Date of Award
Doctor of Philosophy
Robert N. Compton
Richard Pagni, James R. Thompson, Marianne Breinig
Fundamental investigations of circular dichroism were performed on (R)-(+)-3- methylcyclopentanone, (R)-(-)-2-butylamine, and (S)-(+)-2-butylamine in the liquid and vapor phase to show that solvents often have a structure-masking effect on the circular dichroism for a given molecule. Also, the solid state circular dichroism of cubic sodium chlorate crystals was successfully measured in the midst of adverse experimental circumstances. With these single photon circular dichroism studies at hand, a new technique for measuring circular dichroism was introduced for an advanced investigation of (R)-(+)-3-methylcyclopentanone. The resonance enhanced multiphoton ionization of (R)-(+)-3-methylcyclopentanone was performed with left and right circularly polarized laser light at a wavelength of 397.5 nm. This technique gave a dissymmetric factor g of 4.1 ± 0.23 x 10-2 in favor of the left circularly polarized light.
Parity violating energy difference studies were conducted on the enantiomers of alanine and valine. The conversion of one enantiomer to the other at 273 K was found not to occur due to temperature dependent studies of circular dichroism, x-ray diffraction, C-13 solid state NMR, Raman spectroscopy, magnetic susceptibility, differential scanning calorimetry, and theoretical calculations.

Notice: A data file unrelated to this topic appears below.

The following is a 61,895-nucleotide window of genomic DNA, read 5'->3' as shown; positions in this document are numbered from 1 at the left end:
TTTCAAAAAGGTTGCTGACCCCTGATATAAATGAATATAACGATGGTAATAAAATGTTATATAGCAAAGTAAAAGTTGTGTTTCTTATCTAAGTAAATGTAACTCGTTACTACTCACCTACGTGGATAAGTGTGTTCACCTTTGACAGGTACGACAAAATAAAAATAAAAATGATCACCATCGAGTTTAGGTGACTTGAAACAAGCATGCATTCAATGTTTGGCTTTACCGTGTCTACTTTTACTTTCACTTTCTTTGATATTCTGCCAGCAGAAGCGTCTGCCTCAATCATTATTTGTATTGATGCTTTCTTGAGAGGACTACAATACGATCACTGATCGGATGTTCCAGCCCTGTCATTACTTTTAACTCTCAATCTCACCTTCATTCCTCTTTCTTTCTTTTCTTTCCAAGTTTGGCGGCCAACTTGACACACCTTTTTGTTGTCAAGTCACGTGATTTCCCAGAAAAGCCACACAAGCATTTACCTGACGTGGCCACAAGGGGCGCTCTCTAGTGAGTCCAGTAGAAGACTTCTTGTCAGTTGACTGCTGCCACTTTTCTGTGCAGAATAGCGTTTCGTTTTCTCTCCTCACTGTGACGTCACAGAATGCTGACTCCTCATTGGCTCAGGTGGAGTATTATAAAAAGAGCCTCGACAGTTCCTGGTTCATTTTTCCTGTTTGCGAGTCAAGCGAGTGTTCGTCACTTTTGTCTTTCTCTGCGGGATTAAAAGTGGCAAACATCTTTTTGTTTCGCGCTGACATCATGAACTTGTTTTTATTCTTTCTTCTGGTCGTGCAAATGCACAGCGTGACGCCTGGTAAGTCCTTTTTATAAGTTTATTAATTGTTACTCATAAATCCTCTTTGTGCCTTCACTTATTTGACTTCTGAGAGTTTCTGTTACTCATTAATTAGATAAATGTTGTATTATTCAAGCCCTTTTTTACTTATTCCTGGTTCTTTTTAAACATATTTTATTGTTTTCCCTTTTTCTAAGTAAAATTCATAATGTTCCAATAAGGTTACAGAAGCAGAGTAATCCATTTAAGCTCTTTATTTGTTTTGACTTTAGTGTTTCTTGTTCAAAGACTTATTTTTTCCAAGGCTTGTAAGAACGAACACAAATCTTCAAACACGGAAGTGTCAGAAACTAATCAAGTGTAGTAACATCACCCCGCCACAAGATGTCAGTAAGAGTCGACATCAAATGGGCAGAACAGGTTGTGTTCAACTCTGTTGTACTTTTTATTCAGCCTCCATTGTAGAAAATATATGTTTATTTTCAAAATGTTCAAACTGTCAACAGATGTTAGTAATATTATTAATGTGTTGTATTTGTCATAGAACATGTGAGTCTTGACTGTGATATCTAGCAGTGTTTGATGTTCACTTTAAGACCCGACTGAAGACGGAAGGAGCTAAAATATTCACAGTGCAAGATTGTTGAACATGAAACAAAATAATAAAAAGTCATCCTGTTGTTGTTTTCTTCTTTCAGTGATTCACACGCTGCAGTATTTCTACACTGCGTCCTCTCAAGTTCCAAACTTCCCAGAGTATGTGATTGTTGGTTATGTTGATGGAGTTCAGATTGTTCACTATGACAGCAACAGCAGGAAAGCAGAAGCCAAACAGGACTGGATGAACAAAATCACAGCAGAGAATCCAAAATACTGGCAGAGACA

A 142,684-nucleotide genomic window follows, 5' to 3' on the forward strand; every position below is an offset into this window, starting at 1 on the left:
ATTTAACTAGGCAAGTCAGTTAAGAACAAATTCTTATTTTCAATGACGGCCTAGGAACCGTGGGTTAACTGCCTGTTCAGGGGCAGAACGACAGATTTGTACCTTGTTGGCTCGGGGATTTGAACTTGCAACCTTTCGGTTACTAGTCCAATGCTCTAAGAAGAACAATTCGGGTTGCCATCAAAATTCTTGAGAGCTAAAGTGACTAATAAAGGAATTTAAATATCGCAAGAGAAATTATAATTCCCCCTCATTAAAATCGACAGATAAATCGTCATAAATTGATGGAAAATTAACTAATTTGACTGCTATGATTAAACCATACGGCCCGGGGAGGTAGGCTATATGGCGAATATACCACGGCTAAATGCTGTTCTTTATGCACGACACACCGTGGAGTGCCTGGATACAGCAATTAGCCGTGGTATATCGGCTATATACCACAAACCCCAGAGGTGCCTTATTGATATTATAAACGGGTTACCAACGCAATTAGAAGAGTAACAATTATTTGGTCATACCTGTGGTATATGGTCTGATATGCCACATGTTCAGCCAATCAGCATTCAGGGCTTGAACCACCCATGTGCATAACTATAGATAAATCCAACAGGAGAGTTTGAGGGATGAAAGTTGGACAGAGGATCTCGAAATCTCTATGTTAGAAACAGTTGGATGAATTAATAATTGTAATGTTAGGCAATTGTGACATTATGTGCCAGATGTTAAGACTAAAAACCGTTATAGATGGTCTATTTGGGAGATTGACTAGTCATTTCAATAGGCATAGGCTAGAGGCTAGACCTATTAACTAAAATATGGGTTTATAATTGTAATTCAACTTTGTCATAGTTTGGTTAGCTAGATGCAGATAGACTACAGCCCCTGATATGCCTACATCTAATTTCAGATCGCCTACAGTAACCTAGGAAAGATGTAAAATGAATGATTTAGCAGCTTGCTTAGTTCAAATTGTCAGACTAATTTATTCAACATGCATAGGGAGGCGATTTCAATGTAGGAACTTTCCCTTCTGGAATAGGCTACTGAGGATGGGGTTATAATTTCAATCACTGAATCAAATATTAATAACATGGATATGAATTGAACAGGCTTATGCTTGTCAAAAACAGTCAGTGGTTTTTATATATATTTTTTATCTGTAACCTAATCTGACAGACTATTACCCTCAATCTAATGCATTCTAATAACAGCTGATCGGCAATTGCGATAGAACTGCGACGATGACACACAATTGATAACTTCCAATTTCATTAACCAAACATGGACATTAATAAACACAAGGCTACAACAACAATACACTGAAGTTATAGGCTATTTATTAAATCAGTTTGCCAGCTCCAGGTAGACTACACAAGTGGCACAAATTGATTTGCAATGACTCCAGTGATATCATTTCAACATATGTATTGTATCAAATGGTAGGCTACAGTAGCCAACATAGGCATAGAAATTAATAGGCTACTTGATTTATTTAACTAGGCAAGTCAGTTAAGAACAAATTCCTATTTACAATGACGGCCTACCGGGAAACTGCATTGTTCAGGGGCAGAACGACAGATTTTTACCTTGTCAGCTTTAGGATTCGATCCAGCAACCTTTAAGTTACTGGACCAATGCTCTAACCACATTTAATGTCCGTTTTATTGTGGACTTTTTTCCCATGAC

Highly intense 1064 nm pulsed laser light was used to induce crystallization in sodium chlorate, sodium bromate, and glycine aqueous solutions. The symmetry of sodium chlorate crystals and the asymmetry of sodium bromate crystals were broken by right circularly polarized and linearly polarized light, respectively. The g-polymorph of glycine was produced by an acidic pH change induced by the intense laser light. Under a Sr-90 source, 1,1’-binaphthyl crystallized into crystals showing a slight enantiomeric excess.
Sullivan, Rodney Jamel, "Fundamental Investigations and Analysis of Chiral Matter Using Simple Spectroscopic Techniques. " PhD diss., University of Tennessee, 2004.